We can thank our parents (or not) for this: The Kidz Bop Kids have been gracing us with their off-key renditions of the most popular songs on the radio for 15 years. As time has progressed, so too has the language of music, particularly with the increasing use of words and situations not suitable for the tender young ears the Kidz are targeting. Some songs are just too much (you won't be hearing a Kidz Bop rendition of Robin Thicke's Blurred Lines or Beyoncé's Partition any time soon) but some, with minor tweaking, are still Kidz Boppable.
Now that we're in high school, those tweaks can seem pretty funny, or ridiculous, depending on the warm spot you have in your memory of Mom popping a CD in the car player on the way home from gymnastics. Here are just a few examples of some of the best Kidz Bop lyric edits from the Kidz Bop catalog, including Kidz Bop 25, which was released last week and features Ylvis' The Fox, Miley Cyrus' Wrecking Ball (my personal favorite from the album; maybe it will make up for her snub by the Grammys), 1D's Best Song Ever and that weird radio techno version of Lana Del Rey's Summertime Sadness.
Royals — Lorde
The Kidz clean up the hotel room a bit, changing "blood stains" to "grass stains" and "Grey Goose" to "Gold Goose." Kidz don't like blood or vodka.
Thrift Shop — Macklemore and Ryan Lewis
Bop version: "Walk up in the club like 'What up? I got a hit song!' " The sheer ridiculousness of this version challenges the ridiculousness of the original's (uncensored) video. The obvious radio edits of the song remain, and the rest of the changes deal mostly with making the Kidz "really awesome." Their thrift shop purchases don't smell like R. Kelly's sheets but rather like their "baseball cleats." Ewwww!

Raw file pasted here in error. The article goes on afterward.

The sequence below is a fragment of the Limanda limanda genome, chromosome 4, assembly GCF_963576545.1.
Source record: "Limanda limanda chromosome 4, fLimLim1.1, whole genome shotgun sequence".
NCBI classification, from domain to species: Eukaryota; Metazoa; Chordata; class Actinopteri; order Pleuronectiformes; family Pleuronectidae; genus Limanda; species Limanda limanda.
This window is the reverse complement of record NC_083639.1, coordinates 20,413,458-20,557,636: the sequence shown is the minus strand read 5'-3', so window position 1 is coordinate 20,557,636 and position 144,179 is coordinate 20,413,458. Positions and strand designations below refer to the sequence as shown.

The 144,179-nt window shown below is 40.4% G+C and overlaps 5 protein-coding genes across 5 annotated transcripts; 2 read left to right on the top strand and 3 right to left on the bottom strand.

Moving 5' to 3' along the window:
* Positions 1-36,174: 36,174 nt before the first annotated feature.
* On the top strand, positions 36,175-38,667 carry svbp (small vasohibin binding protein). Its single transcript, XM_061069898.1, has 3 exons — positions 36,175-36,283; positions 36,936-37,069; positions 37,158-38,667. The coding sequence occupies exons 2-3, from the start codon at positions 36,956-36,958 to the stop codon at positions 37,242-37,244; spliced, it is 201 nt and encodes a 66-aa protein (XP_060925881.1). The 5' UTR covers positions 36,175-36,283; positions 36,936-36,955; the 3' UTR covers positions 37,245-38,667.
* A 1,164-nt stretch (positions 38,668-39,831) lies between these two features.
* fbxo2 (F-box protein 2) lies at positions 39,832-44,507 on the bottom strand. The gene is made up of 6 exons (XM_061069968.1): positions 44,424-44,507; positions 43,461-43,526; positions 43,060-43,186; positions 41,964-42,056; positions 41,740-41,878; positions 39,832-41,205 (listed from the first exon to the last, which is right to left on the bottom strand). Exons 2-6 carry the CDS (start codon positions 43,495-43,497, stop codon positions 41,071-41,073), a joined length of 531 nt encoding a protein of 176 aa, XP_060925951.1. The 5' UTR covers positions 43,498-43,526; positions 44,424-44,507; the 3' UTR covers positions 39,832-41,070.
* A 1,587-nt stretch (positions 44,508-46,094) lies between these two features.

Gangnam Style — Psy
Bop version: The lyrics sound like they might have been performed in the original Korean, hard really to tell. The lady is no longer "sexy" in this version, just simply "lady."
Beverly Hills — Weezer
The car is upgraded from "crap" to "junk," and they didn't bother to change the rest of the lyrics to match the rhyme. I don't remember Radio Disney ever changing it, so you can seen where the Kidz stand on the racy spectrum.
I Love It — Icona Pop
Crises were averted in this version, as "you drove your car across a bridge," rather than crashing into it. The Kidz now probably aren't even '90s kids, suggested by their proclamation "You're from the '70s, but I'm a Kidz Bop Kid!" Try not to puke.
Glamorous — Fergie
The Bop version: "If you ain't got no money, take your broke self home!" Somehow this sounds sassier than the original noun referring to a braying farm animal or part of the body. Flyin' first class, away from the peasants. Flossy, flossy.
The Edge of Glory — Lady Gaga
The Bop version: "There ain't a reason you and me should dance alone tonight … I got a reason that you're who should hang with me tonight." And pretty much the rest of the song is toned down for a nice night out at the G-rated skating rink. They're Kidz, apparently, just not Lil Monsters.
Set Fire to the Rain — Adele
"Until you kissed my lips, and you saved me" is changed to "Until you held my hand." Sorry, Kidz, no first base for you.
Just Give Me a Reason — Pink and Nate Ruess
Kidz Bop throws this song straight into the friend zone, removing any shred of a hint of romance between the singers. "And I, your willing person" is kind of a weird switch, as is "I let you know the parts of me," rather than "seeing" them, and "talks" fixed them, rather than a "touch." The whole thing is weird and awkward, much like the end of a relationship, so to each his own.
Makes Me Wonder — Maroon 5
The super explicit first verse is changed a lot, and actually keeps none of the overall message, which is nice if you're more into crying from being lied to than crying from, like happiness or something. They did not change "I was so high" in This Love though, so there isn't really a formula to predict what these Kidz are going to do.